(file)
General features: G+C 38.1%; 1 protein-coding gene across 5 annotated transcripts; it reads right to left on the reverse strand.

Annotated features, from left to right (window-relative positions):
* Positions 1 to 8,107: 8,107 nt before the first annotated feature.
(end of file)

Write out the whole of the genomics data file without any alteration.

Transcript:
General features: G+C 38.1%; 1 protein-coding gene across 5 annotated transcripts; it reads right to left on the reverse strand.

Annotated features, from left to right (window-relative positions):
* Positions 1 to 8,107: 8,107 nt before the first annotated feature.